CBLIB - The Conic Benchmark Library.
This website hosts a collection of benchmark problems for conic mixed-integer and continuous optimization. The Conic Benchmark Library (CBLIB) was initiated in 2012 by Erling D. Andersen and Henrik A. Friberg from MOSEK ApS, and has been hosted ever since at the Department of Optimization at Zuse Institute Berlin. The goal of CBLIB is to encourage algorithmic research, support software improvements regarding reliability and performance, and ultimately become a standard test set for comparative studies, very much in the spirit of the Netlib LP and MIPLIB collections.
How to obtain the library.
The CBLIB 2014 library was constructed with a primary focus on real and realistic optimization problems with second-order cones. It contains 121 instances out of which 80 are mixed-integer and can be used a as standard reference for benchmarking. See this paper for details:
- Henrik A. Friberg. CBLIB 2014: A benchmark library for conic mixed-integer and continuous optimization. Mathematical Programming Computation, 8(2):191-214, 2016. [final, erratum and early draft]
Since this publication, however, many instances have been contributed to CBLIB and our website now contains 1526 instances out of which 1455 are mixed-integer.Downloads:
- CBLIB base of scripts and tools (zipfile, <1MB). [recommended for benchmarking; see details on github]
- The complete list of continuous instances.
- The complete list of mixed-integer instances.
- CBLIB 2014 with continuous (tarball, 4.7 GB) and mixed-integer (tarball, 14 MB) instances.
Call for instances: Please consider contributing. If you have interesting industrial or academic instances, or if you can point us to publicly available, not yet included instances, please contact us. We are happy to help with the process of making instances anonymous if necessary and converting them to suitable formats.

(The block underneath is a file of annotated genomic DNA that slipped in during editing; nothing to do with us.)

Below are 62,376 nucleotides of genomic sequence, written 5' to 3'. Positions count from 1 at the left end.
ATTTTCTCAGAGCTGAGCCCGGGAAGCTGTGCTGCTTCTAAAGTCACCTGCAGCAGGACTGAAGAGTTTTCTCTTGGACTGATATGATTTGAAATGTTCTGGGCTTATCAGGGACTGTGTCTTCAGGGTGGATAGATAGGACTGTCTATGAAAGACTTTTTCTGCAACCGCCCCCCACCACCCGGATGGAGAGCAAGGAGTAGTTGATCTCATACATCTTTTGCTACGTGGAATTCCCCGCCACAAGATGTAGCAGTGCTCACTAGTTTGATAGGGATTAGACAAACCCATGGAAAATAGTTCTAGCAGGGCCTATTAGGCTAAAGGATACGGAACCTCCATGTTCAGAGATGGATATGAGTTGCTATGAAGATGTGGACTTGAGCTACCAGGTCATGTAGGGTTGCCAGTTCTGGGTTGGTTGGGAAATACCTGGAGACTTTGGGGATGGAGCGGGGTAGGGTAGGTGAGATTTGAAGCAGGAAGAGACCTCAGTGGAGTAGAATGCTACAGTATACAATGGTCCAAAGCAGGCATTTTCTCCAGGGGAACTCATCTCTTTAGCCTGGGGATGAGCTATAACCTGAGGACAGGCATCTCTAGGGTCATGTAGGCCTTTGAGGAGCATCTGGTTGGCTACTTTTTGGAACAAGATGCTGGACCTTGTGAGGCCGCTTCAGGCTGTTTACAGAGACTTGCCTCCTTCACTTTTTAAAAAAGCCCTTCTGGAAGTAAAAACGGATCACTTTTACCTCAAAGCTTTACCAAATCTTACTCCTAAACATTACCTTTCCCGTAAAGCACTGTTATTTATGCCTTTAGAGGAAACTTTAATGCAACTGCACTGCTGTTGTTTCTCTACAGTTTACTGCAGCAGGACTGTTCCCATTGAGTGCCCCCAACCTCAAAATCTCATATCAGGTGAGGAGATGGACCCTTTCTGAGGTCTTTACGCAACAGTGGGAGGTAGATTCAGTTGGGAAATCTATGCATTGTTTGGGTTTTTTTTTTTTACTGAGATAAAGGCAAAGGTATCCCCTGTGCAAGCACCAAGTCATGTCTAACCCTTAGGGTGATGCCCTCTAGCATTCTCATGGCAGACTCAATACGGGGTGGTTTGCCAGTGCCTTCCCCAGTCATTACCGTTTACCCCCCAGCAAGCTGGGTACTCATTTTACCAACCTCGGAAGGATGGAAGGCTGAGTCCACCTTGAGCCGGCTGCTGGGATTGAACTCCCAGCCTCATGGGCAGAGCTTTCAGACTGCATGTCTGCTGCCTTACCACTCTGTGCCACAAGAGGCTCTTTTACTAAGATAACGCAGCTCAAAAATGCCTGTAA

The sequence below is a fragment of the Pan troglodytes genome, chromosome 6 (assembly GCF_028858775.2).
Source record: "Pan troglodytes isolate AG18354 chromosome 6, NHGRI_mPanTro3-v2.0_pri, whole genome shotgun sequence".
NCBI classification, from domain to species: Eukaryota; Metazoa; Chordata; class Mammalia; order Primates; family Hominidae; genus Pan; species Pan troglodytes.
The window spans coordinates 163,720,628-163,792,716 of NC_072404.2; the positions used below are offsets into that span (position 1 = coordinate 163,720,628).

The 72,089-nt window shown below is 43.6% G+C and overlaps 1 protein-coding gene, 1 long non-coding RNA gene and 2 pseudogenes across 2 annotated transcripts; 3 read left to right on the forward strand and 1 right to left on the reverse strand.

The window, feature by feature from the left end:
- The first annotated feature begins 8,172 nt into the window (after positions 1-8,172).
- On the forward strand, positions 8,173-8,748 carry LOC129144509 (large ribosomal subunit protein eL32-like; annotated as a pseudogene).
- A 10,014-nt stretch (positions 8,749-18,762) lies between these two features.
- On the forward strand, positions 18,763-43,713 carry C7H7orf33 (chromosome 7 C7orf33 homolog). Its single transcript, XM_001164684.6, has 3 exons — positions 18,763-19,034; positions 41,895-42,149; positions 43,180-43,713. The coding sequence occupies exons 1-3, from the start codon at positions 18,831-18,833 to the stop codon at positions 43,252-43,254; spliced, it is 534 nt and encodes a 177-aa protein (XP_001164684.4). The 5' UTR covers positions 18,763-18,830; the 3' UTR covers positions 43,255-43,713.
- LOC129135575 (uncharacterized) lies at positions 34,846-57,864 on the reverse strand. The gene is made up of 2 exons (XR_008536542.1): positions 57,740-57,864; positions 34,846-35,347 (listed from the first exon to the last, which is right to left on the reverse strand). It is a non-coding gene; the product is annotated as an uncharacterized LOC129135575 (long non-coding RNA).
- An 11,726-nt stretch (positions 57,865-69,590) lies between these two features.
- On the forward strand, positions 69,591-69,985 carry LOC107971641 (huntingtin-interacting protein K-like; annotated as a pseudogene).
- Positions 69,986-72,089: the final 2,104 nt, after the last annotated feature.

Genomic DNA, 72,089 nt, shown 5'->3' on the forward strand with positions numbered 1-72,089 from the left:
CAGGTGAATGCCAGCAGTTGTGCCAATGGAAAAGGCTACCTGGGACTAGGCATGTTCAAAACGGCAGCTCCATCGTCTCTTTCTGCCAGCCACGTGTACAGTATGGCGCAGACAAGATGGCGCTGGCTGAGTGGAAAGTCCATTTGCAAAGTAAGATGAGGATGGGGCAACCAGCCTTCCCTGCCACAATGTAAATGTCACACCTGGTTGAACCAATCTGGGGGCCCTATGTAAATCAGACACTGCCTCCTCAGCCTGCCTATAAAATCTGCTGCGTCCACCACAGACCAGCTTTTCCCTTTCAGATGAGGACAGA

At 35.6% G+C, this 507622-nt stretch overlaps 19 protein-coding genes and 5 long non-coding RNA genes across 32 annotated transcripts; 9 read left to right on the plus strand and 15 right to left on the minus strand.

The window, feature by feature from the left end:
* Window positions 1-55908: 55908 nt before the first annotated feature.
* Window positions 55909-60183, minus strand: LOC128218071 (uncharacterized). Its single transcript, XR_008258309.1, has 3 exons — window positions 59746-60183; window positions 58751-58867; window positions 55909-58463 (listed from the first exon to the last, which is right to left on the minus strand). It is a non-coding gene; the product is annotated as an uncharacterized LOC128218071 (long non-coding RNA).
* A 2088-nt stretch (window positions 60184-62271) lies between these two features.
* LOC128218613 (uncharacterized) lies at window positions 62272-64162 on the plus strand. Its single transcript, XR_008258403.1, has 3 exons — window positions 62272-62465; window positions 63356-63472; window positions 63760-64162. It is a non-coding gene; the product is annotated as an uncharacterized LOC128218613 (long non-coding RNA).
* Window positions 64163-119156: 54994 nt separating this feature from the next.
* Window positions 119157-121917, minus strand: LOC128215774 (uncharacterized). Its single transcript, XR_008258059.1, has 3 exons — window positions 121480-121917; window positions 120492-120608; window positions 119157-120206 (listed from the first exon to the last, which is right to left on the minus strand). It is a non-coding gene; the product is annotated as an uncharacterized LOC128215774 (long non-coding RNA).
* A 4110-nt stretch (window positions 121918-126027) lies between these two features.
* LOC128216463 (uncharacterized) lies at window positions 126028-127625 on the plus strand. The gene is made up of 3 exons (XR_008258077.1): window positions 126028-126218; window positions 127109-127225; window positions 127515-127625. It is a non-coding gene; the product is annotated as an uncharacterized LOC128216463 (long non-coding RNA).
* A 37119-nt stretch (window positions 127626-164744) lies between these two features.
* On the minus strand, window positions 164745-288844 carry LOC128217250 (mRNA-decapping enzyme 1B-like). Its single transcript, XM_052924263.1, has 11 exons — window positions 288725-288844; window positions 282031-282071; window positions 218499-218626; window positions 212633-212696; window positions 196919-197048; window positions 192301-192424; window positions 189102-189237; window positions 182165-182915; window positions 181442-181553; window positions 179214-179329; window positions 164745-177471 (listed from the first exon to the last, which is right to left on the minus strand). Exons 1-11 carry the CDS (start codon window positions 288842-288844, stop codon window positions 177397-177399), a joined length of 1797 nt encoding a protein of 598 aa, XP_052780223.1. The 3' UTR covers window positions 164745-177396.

The CBF format (see its technical manual and its description in the CBLIB 2014 paper) has been developed to simplify benchmarking over many different—and often incompatible—solvers. For this reason it has been used throughout CBLIB, and we embrace software that makes use of it:
- The cbftool that allows for simple conversion from this to several other file formats.
- The CBF parsers written in MATLAB, Python and C/C++.
- The PICOS modelling language with CBF read and write capability.
Note: Extensions to the CBF format has been proposed and are backwards compatible. [version 2 proposal]
For questions, hints, and contributions, please contact Henrik A. Friberg or Felipe Serrano.
See tweets by @cblibtw.
Our free and open license policy.
© 2012-2016 by Zuse Institute Berlin. All rights reserved.
Redistribution and use in source and binary forms, with or without modification, are permitted provided that the following conditions are met: 1. Redistributions of source code must retain the above copyright notice, this list of conditions and the following disclaimer. 2. Redistributions in binary form must reproduce the above copyright notice, this list of conditions and the following disclaimer in the documentation and/or other materials provided with the distribution. 3. Neither the names of the copyright holders nor the contributors may be used to endorse or promote products derived from this software without specific prior written permission.
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